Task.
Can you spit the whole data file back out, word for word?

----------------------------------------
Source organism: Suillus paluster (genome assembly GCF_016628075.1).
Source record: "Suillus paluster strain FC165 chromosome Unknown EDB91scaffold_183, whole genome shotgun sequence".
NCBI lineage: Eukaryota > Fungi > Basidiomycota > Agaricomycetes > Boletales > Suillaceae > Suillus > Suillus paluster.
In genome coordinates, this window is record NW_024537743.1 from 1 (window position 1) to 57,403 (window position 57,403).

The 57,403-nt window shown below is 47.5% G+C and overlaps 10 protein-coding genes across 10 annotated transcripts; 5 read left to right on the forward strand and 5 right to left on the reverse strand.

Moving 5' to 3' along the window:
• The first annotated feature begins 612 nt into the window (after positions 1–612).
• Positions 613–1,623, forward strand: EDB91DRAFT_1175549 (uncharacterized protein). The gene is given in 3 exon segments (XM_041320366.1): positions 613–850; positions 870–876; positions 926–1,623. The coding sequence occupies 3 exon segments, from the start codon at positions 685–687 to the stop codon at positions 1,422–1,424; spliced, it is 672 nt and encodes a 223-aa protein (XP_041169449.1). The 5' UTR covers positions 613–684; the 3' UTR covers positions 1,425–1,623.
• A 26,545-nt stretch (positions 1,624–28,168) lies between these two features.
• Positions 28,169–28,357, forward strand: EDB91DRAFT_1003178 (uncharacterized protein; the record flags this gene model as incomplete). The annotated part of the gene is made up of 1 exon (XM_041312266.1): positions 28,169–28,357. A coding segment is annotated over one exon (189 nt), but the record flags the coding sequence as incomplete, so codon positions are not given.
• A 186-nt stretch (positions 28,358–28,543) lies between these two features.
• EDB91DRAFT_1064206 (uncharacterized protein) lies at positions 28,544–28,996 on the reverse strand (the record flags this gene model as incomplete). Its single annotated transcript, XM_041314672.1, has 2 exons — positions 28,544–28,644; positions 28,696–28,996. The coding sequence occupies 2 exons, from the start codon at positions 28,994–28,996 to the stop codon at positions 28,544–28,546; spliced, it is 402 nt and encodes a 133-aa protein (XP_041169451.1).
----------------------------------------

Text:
Source organism: Suillus paluster (genome assembly GCF_016628075.1).
Source record: "Suillus paluster strain FC165 chromosome Unknown EDB91scaffold_183, whole genome shotgun sequence".
NCBI lineage: Eukaryota > Fungi > Basidiomycota > Agaricomycetes > Boletales > Suillaceae > Suillus > Suillus paluster.
In genome coordinates, this window is record NW_024537743.1 from 1 (window position 1) to 57,403 (window position 57,403).

The 57,403-nt window shown below is 47.5% G+C and overlaps 10 protein-coding genes across 10 annotated transcripts; 5 read left to right on the forward strand and 5 right to left on the reverse strand.

Moving 5' to 3' along the window:
• The first annotated feature begins 612 nt into the window (after positions 1–612).
• Positions 613–1,623, forward strand: EDB91DRAFT_1175549 (uncharacterized protein). The gene is given in 3 exon segments (XM_041320366.1): positions 613–850; positions 870–876; positions 926–1,623. The coding sequence occupies 3 exon segments, from the start codon at positions 685–687 to the stop codon at positions 1,422–1,424; spliced, it is 672 nt and encodes a 223-aa protein (XP_041169449.1). The 5' UTR covers positions 613–684; the 3' UTR covers positions 1,425–1,623.
• A 26,545-nt stretch (positions 1,624–28,168) lies between these two features.
• Positions 28,169–28,357, forward strand: EDB91DRAFT_1003178 (uncharacterized protein; the record flags this gene model as incomplete). The annotated part of the gene is made up of 1 exon (XM_041312266.1): positions 28,169–28,357. A coding segment is annotated over one exon (189 nt), but the record flags the coding sequence as incomplete, so codon positions are not given.
• A 186-nt stretch (positions 28,358–28,543) lies between these two features.
• EDB91DRAFT_1064206 (uncharacterized protein) lies at positions 28,544–28,996 on the reverse strand (the record flags this gene model as incomplete). Its single annotated transcript, XM_041314672.1, has 2 exons — positions 28,544–28,644; positions 28,696–28,996. The coding sequence occupies 2 exons, from the start codon at positions 28,994–28,996 to the stop codon at positions 28,544–28,546; spliced, it is 402 nt and encodes a 133-aa protein (XP_041169451.1).